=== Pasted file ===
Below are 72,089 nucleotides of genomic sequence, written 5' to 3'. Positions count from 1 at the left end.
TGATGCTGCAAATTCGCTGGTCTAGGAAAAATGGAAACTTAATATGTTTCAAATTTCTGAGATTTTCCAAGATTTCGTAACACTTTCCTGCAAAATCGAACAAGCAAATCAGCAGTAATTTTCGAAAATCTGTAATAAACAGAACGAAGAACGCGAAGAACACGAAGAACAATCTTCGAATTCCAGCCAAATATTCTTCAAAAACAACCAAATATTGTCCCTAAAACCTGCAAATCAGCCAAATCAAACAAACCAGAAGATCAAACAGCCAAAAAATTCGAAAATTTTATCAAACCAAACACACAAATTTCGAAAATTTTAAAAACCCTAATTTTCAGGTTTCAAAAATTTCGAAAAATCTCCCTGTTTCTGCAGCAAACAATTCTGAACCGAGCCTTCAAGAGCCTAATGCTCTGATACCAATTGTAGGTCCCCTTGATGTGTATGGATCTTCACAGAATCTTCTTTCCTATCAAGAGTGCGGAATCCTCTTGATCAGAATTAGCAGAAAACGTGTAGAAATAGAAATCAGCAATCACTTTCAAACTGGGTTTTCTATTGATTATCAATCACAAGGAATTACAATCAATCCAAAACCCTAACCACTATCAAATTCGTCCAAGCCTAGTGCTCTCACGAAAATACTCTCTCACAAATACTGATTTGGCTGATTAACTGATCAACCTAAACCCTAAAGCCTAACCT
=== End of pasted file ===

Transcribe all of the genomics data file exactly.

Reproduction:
Below are 72,089 nucleotides of genomic sequence, written 5' to 3'. Positions count from 1 at the left end.
TGATGCTGCAAATTCGCTGGTCTAGGAAAAATGGAAACTTAATATGTTTCAAATTTCTGAGATTTTCCAAGATTTCGTAACACTTTCCTGCAAAATCGAACAAGCAAATCAGCAGTAATTTTCGAAAATCTGTAATAAACAGAACGAAGAACGCGAAGAACACGAAGAACAATCTTCGAATTCCAGCCAAATATTCTTCAAAAACAACCAAATATTGTCCCTAAAACCTGCAAATCAGCCAAATCAAACAAACCAGAAGATCAAACAGCCAAAAAATTCGAAAATTTTATCAAACCAAACACACAAATTTCGAAAATTTTAAAAACCCTAATTTTCAGGTTTCAAAAATTTCGAAAAATCTCCCTGTTTCTGCAGCAAACAATTCTGAACCGAGCCTTCAAGAGCCTAATGCTCTGATACCAATTGTAGGTCCCCTTGATGTGTATGGATCTTCACAGAATCTTCTTTCCTATCAAGAGTGCGGAATCCTCTTGATCAGAATTAGCAGAAAACGTGTAGAAATAGAAATCAGCAATCACTTTCAAACTGGGTTTTCTATTGATTATCAATCACAAGGAATTACAATCAATCCAAAACCCTAACCACTATCAAATTCGTCCAAGCCTAGTGCTCTCACGAAAATACTCTCTCACAAATACTGATTTGGCTGATTAACTGATCAACCTAAACCCTAAAGCCTAACCT